My somewhat senescent MacBook Pro 17” has been doing the ‘fainting goat’ thing recently. We’d be happily chugging away, then suddenly – freeze, black screen (or grey screen) of death – complete lock up. The screen’s backlight was still on (as shown by the glowing white Apple logo on the other side). Cycle the power, it would freeze on the grey screen after the Apple logo appears. But the grey screen was odd (not the moire from a bad iPhone snap – note the stripes!): If left for a few minutes (or longer), it would shut down. Powering up again brought everything back. If you held the power button down for >5 secs, it would power down but do the same thing. Hmmm. Clue.
Talks to some Apple dealer and repair folks sounded bad – ‘Graphics chip has gone’, ‘New motherboard’, and ‘bring it in and we’ll soak test it for a week.’ Well, it was happening two to five times a week. Not awful. Worth limping along whilst I decided what new MacBook Pro to buy.
Well, not so fast. I rather like my MacBook Pro – it has a 1920×1200 screen so does HD previews very well. It has a PCIe slot that’s the right size for my SxS cards from the EX1s – very convenient – and it has FW800 on it (I have over 80 FW800 drives). I therefore wanted it to live a little longer, if only to be a nice backup to a newer machine.*
The weather has been hot recently, so I wondered if that was at fault. I installed Temperature Gauge from Tunabelly Software, and this told me an interesting story. During background render tasks, things were getting very hot indeed. CPUs and GPUs would reach 100 degrees Celsius, but more to the point, the fans were pretty much running full pelt as soon as the Mac had something (anything) to chew on.
Sadly, when the Mac did its fainting goat, it wiped the log file for Temperature Gauge (this issue now fixed in v4.4.2), but it was pretty obvious what was going on. The Mac was getting super hot, and was cutting out. It wouldn’t reboot properly until it had cooled down. It dawned on me that this machine is over three years old, and it’s never had the air filters cleaned. I put a date in the diary to take it to MacDaddy to have it sorted (and some extra RAM whilst we were at it).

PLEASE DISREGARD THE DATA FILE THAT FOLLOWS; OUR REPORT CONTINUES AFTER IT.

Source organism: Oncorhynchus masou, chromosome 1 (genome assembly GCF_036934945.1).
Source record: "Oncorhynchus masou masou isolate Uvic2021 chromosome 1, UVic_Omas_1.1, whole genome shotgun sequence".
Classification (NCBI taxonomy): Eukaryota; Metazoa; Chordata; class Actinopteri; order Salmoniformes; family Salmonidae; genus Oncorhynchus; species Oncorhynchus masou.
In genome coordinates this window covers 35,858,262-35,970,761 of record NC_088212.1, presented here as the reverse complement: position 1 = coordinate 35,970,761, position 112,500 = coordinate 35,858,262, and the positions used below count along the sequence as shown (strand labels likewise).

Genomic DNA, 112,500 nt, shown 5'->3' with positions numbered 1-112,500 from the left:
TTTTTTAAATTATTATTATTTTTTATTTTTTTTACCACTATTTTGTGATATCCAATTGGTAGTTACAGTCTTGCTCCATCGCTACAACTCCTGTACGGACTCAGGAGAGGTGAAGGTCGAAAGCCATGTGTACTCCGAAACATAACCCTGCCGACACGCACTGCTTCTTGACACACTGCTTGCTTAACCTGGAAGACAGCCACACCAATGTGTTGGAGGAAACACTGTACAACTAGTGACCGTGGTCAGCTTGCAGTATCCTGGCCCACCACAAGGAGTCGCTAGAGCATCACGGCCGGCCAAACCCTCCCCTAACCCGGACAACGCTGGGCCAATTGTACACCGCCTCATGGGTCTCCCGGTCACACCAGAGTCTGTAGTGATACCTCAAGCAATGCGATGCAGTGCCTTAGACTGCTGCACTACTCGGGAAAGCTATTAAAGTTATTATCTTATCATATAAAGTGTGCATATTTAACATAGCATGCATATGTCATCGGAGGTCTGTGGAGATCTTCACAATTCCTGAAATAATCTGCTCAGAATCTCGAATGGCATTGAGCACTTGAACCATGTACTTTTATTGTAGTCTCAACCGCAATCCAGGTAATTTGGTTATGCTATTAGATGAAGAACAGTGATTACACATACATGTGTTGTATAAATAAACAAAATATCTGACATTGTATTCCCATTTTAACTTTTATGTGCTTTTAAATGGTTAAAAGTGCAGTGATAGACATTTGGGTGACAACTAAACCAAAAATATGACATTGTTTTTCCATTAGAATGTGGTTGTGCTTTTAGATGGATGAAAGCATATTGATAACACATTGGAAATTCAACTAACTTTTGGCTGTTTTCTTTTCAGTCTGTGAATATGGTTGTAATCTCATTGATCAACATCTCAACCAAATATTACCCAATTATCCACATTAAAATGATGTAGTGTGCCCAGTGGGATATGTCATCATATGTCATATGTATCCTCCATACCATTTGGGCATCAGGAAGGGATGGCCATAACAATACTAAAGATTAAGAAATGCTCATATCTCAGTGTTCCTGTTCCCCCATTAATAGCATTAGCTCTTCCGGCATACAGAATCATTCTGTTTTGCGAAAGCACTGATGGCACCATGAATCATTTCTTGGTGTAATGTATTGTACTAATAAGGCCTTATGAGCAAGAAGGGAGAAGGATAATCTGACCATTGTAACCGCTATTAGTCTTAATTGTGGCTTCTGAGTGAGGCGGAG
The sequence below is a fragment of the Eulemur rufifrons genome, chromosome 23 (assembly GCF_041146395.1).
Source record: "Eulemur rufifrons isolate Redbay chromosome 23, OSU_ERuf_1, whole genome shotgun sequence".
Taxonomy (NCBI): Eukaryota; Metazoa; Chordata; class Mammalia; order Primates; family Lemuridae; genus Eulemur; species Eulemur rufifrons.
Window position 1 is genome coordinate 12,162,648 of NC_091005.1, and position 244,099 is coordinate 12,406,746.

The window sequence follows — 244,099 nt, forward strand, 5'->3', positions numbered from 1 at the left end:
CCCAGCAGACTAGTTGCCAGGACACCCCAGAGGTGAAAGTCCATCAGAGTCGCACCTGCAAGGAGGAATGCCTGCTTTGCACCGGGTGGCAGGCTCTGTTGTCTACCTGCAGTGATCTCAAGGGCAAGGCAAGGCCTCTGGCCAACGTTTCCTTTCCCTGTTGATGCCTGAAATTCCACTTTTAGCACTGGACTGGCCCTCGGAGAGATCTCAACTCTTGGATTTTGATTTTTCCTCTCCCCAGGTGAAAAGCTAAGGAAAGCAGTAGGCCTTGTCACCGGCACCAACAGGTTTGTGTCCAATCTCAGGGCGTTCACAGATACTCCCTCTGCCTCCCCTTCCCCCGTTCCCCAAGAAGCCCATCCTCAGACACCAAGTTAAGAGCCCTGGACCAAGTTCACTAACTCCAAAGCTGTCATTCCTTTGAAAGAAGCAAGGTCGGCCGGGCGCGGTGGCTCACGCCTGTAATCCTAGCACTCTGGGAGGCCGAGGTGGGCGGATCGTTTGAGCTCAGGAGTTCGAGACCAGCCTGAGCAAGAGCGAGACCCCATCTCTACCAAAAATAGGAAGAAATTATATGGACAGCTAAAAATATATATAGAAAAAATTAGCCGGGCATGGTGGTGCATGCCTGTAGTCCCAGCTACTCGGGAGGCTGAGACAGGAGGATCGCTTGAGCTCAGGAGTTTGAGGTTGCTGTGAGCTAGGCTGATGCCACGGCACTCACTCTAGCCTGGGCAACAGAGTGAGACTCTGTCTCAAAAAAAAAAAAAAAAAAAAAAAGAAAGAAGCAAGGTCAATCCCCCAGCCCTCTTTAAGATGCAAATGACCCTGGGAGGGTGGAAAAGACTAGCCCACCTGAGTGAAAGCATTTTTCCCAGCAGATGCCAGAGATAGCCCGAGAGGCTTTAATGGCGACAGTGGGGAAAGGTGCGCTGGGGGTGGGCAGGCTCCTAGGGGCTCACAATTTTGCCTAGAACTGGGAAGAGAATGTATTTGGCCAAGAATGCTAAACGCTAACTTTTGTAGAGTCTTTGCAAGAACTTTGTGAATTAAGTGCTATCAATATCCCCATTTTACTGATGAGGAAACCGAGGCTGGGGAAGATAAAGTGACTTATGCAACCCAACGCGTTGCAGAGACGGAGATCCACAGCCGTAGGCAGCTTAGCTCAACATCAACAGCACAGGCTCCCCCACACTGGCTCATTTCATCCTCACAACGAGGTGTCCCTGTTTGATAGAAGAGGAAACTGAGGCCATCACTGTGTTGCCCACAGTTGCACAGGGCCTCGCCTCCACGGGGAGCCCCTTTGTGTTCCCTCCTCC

Then the British weather intervened – the office was getting very warm. The Mac started fainting several times a day even with a desk fan blowing on it, and something really had to be done. So armed with my smallest Phillips screwdriver, a little paintbrush and a vacuum cleaner, I decided to DIY. 10 screws later, and we were in. Pretty obvious once the back was off. Before and after: So, very easy process – should have done it sooner, wasn’t as bad as suspected.
UPDATE: I’ve been advised by dear friend Marcus Durham that using a vacuum cleaner nozzle close to electronics is not such a wise thing – apparently the air flow can cause static electricity build-up which can fry delicate electronics. Hence the standard recommendation of using clean compressed air (he advises doing this outside). I stand corrected.
Since the cleaning, the fans are running at much more sedate speeds and less often. Of course, when a really big render or encode chugs through, it does warm up quite a bit – but no 100 Degree alarms, no 6000 RPM fans.
And no crashes. No faints. No ‘grey screen of death’ with Paul Smith stripes on it. The MacBook Pro rides again!
* And only today have I noticed Apple have refreshed their MacBook Pro line with double the RAM and a few more cycles per second for a little less money all round. Joy!